Genetic diversity and ecological niche modelling of wild barley: refugia,
large-scale post-LGM range expansion and limited mid-future climate threats?

Describing genetic diversity in wild barley (Hordeum vulgare ssp. spontaneum) in geographic and environmental space in the context of current, past and potential future climates is important for conservation and for breeding the domesticated crop (Hordeum vulgare ssp. vulgare). Spatial genetic diversity in wild barley was revealed by both nuclear and chloroplast-derived markers in 256 widely-sampled geo-referenced accessions. Results were compared with MaxEnt-modelled geographic distributions under current, past (Last Glacial Maximum, LGM) and mid-term future (anthropogenic scenario A2, the 2080s) climates. Comparisons suggest large-scale post-LGM range expansion in Central Asia and relatively small, but statistically significant, reductions in range-wide genetic diversity under future climate. Our analyses support the utility of ecological niche modelling for locating genetic diversity hotspots and determine priority geographic areas for wild barley conservation under anthropogenic climate change. Similar research on other cereal crop progenitors could play an important role in tailoring conservation and crop improvement strategies to support future human food security.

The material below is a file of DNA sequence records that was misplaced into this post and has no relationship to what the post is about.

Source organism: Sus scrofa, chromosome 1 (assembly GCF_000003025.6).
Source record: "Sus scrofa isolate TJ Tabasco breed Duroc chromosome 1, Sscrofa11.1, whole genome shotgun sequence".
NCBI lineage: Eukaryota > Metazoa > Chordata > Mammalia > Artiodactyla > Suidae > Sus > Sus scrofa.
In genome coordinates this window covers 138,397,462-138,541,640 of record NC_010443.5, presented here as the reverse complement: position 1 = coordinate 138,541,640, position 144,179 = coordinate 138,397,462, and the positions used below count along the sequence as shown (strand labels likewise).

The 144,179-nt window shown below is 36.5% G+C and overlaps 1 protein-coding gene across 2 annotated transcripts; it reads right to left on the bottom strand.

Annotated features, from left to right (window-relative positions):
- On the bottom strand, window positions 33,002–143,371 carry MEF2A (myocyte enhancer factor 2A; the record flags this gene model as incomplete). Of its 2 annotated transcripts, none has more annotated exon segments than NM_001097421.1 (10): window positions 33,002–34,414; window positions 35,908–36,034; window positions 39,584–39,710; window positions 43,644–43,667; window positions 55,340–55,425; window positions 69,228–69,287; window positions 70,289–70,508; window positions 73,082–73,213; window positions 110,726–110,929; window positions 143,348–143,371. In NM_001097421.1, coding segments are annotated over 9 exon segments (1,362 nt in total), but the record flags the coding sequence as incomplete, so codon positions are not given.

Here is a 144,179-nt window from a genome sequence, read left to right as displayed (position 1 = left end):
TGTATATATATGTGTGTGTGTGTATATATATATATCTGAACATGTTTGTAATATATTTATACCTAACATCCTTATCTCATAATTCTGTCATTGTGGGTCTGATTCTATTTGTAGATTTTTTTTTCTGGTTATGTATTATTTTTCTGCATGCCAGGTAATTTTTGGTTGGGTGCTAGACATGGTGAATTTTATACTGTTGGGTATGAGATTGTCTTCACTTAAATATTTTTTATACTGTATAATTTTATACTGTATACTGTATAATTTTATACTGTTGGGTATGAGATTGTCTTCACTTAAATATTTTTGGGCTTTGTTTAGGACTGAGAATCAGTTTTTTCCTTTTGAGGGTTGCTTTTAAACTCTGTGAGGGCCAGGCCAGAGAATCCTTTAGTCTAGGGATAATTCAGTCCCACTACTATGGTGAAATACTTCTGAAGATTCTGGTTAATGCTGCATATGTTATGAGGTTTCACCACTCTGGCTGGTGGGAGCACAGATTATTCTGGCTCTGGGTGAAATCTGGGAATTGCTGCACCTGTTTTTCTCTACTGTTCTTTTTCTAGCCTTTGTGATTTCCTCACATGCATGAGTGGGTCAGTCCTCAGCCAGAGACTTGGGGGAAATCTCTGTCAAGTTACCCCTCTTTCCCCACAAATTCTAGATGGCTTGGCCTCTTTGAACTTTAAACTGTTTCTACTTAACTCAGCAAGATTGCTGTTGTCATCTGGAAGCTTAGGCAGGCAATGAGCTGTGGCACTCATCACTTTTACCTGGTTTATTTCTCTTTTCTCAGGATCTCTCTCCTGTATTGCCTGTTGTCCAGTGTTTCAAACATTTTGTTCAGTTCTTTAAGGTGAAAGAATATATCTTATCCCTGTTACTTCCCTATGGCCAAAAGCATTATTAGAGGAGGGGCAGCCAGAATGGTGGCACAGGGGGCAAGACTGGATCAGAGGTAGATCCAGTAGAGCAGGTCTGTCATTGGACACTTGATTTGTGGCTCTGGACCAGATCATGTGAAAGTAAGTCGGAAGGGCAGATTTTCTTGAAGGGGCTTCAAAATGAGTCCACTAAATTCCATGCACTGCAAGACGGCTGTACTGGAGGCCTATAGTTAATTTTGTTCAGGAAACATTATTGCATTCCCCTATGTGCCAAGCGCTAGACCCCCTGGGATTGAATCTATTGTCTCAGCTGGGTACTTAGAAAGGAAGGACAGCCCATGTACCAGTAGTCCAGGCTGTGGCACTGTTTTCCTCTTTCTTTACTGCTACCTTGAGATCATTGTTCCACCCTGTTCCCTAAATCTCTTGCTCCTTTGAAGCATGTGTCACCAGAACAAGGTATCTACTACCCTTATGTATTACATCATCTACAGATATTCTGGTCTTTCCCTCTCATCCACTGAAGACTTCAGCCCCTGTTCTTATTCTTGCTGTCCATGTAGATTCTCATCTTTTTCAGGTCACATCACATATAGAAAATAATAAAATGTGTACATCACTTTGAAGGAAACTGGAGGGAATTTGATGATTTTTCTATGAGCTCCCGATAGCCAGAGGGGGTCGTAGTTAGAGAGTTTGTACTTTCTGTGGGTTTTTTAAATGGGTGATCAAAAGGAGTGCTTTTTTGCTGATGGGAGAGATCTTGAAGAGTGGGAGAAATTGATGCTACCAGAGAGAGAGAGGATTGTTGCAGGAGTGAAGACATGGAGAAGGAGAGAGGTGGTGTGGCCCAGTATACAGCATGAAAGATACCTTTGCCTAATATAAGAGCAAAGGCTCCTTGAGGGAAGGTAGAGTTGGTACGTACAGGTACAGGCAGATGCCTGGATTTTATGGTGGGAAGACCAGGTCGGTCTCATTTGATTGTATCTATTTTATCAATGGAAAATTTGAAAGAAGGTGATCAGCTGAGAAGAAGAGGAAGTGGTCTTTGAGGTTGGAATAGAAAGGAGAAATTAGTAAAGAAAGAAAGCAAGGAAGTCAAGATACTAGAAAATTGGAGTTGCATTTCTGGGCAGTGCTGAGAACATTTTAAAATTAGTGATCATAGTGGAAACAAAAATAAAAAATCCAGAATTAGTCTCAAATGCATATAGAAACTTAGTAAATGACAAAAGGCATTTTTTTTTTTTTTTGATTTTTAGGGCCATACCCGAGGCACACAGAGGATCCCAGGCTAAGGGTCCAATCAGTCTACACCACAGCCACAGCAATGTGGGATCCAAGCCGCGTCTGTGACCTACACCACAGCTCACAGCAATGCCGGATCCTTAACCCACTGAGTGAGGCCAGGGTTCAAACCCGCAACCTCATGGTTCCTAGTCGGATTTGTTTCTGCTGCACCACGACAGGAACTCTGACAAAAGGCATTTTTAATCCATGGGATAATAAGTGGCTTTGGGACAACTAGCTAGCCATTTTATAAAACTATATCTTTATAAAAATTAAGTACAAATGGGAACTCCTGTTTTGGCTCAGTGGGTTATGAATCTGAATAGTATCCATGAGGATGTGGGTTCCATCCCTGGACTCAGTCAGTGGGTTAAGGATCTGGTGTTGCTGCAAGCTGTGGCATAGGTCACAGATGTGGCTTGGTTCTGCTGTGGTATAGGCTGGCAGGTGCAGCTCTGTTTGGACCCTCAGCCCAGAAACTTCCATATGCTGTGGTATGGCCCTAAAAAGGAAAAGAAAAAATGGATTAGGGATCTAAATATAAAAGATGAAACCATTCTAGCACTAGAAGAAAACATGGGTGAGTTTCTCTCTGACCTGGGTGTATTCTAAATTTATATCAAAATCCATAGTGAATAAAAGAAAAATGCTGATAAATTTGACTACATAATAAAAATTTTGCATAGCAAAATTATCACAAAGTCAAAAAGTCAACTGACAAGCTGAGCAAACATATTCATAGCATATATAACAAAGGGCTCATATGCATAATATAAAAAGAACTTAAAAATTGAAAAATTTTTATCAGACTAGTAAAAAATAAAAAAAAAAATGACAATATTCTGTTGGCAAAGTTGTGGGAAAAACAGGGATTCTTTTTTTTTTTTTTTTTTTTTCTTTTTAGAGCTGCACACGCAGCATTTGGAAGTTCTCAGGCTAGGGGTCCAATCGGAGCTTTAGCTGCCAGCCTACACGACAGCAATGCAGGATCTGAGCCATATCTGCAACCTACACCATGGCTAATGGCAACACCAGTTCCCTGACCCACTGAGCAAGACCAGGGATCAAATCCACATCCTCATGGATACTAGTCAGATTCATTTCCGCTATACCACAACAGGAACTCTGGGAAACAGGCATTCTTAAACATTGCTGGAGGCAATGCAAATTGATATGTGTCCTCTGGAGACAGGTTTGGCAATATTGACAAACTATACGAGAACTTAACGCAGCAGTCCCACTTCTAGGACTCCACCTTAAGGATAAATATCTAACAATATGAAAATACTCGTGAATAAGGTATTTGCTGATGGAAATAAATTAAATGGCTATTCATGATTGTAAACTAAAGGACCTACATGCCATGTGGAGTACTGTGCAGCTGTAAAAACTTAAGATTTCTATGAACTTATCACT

Authors:
Russell, J.; van Zonneveld, M.; Dawson, I.K.; Booth, A.; Waugh, R.; Steffenson, B.
Journal/Series:
PLoS ONE, Vol. 9(2)
Pages:
e86021
Publisher:
PLoS
Publication Year:
2014
Publication Format:
PDF
Language:
EN
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